innovations make their appearance.

Dreaming in the Lotus has its own set of traditional and innovative
materials, both of which have value for post-modern dreamers and professional
dreamworkers. I plan myself to follow up on Young's brief but provocative
remarks about the role that degrees of orality and literacy play in shaping the
oneiric mindset of a society. As I have written elsewhere, in many diverse
cultures during the transition from an oral to a primarily written tradition the
earliest recorded texts always include dreams (like the Old English "Dream of
the Rood") or key dream episodes (like Duzumi's dream in the Sumerian "Inanna").
Dreaming seems to be one of the driving forces that sparks the desire in humans
for the preservation in concrete form of their experience.

Readers will find many familiar themes in instructively unfamiliar contexts:
incubation, dreams as medical diagnosis and prognosis, taxonomies of kinds of
dreaming, shared dreams, sought or induced dreams, debate over divine or demonic
origin. The chapter on gender especially bears reading for the perspective it
adds to the vexing question of male/female difference in the realm of dreaming.
I do not know of any other woman's dream, in any society, that had the endlessly
adumbrating influence of Queen Maya's dream of the conception of the Buddha: "a
magnificent white elephant, striking her right side with its trunk, is able to
enter her womb." Young documents the way this dream, along with its various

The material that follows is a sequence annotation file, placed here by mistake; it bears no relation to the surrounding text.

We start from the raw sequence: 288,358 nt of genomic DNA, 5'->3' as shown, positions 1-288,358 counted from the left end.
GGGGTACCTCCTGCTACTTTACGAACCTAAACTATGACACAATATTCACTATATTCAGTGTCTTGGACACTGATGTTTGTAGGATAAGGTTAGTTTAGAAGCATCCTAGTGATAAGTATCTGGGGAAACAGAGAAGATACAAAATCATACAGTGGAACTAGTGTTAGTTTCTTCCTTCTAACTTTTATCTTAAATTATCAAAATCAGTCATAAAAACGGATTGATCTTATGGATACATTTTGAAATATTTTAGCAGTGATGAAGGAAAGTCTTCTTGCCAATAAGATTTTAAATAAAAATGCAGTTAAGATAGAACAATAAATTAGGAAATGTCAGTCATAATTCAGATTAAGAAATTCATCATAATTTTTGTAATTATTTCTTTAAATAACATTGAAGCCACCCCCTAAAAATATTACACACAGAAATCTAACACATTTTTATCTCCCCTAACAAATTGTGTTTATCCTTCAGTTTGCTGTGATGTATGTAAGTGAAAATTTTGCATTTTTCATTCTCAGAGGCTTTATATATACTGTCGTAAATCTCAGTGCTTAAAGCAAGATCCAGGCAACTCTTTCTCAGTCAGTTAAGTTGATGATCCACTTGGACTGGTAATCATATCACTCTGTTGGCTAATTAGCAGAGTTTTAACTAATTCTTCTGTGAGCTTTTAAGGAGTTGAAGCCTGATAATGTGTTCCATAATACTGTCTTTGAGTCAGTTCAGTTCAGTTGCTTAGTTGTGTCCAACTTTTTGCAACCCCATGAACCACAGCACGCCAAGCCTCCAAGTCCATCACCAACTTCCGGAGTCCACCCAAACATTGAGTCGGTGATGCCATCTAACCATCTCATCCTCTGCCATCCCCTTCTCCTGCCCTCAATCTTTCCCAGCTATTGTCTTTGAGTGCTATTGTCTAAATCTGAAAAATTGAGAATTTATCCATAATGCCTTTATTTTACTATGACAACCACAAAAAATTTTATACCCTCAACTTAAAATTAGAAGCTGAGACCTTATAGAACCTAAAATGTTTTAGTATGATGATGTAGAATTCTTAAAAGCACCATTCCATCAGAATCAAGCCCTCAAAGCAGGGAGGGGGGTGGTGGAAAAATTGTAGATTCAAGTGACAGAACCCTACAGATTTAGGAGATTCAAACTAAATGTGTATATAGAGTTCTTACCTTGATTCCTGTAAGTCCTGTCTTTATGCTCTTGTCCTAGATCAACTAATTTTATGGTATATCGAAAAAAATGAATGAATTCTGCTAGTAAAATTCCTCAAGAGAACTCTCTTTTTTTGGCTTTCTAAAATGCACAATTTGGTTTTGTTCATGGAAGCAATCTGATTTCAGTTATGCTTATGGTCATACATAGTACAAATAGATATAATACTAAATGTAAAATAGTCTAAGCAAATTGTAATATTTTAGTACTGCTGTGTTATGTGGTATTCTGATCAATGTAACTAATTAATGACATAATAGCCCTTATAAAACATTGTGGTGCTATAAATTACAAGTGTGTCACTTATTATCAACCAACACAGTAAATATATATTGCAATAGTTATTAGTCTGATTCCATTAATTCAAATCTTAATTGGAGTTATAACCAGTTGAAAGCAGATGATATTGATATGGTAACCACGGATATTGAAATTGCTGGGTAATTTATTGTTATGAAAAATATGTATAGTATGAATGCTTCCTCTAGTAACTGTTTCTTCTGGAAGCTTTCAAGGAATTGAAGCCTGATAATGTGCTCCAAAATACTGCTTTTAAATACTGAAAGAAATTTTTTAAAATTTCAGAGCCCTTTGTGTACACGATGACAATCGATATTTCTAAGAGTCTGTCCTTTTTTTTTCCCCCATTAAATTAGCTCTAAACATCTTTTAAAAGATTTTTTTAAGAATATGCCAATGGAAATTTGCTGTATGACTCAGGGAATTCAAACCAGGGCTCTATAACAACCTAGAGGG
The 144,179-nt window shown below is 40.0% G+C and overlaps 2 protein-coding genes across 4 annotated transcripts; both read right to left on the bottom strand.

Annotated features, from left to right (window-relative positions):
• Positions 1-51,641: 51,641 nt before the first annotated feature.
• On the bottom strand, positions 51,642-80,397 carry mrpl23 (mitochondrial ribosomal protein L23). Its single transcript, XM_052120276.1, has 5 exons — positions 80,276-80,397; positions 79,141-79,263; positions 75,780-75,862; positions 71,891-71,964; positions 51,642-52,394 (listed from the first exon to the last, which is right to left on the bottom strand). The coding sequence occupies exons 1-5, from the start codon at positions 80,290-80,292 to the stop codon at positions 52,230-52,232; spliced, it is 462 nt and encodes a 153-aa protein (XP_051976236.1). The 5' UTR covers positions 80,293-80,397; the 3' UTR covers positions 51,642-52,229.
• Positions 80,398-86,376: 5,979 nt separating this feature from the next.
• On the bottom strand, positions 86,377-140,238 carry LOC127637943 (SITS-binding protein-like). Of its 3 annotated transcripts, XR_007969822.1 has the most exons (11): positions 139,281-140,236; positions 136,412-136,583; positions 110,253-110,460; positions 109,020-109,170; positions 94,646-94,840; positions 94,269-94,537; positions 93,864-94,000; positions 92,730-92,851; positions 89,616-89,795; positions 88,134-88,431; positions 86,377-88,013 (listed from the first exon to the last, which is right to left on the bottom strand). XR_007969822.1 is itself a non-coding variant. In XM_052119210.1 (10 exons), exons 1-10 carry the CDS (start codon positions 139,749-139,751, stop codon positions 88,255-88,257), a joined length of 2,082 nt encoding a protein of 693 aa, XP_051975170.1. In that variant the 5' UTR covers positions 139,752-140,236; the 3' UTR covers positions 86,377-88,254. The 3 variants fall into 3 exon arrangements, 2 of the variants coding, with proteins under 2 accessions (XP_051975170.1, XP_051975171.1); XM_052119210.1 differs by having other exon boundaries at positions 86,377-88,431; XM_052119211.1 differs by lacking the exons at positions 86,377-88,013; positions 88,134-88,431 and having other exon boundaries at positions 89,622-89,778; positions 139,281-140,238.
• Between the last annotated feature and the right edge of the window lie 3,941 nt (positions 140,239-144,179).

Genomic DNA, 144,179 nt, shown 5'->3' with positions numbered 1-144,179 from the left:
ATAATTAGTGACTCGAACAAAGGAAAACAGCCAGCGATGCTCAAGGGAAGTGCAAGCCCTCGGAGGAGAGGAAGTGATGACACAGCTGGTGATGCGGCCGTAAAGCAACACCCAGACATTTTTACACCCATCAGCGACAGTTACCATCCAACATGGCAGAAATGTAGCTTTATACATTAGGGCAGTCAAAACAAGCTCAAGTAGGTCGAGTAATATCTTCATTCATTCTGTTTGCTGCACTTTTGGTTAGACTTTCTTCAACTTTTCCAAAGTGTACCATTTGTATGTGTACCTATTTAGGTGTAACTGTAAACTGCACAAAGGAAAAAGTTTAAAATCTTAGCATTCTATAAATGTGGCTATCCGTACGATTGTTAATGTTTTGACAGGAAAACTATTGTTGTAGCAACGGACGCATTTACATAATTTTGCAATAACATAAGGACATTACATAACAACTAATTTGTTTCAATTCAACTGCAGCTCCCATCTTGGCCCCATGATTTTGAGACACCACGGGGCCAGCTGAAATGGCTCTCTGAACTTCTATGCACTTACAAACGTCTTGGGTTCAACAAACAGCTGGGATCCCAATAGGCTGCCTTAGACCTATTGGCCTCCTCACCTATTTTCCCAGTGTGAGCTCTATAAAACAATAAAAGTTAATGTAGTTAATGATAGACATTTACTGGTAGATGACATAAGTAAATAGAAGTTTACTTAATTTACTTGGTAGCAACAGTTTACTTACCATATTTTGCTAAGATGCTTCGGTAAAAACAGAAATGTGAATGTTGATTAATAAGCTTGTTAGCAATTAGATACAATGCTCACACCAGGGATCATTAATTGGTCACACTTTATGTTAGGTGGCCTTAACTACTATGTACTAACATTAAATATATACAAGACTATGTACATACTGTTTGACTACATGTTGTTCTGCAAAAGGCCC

versions, interpretations, and iconographic representations, significantly
affected the development of Buddhism. Like Maya's dream in biographies of the
Buddha, the majority of females' dreams appearing in the lives of male Buddhist
saints are those of conception.

On the other hand, the biographies are full of men's dreams about women,
many following what I call the fear/revere pattern, a corollary to the Eve/Mary
pattern of female representation in Christianity. In men's dreams, awesome,
often divine women play a crucial role in ensuring the man's salvational goals,
while the true dreams of real women, usually wives, about such men are
dismissed, as happens also in versions of the Buddha's biography. In these
sacred biographies, as in Indian and Tibetan medical texts, men's dreams also
include figures of threatening women, such as the demonized Lilith of the Talmud.
Young also finds in the Indo-Tibetan world the contradiction, which seems to
recur worldwide and across millennia, whereby women are endowed with tremendous
power in men's dreams and psychic experiences while the concomitant social
reality renders them powerless or at least confines them to considerably weakened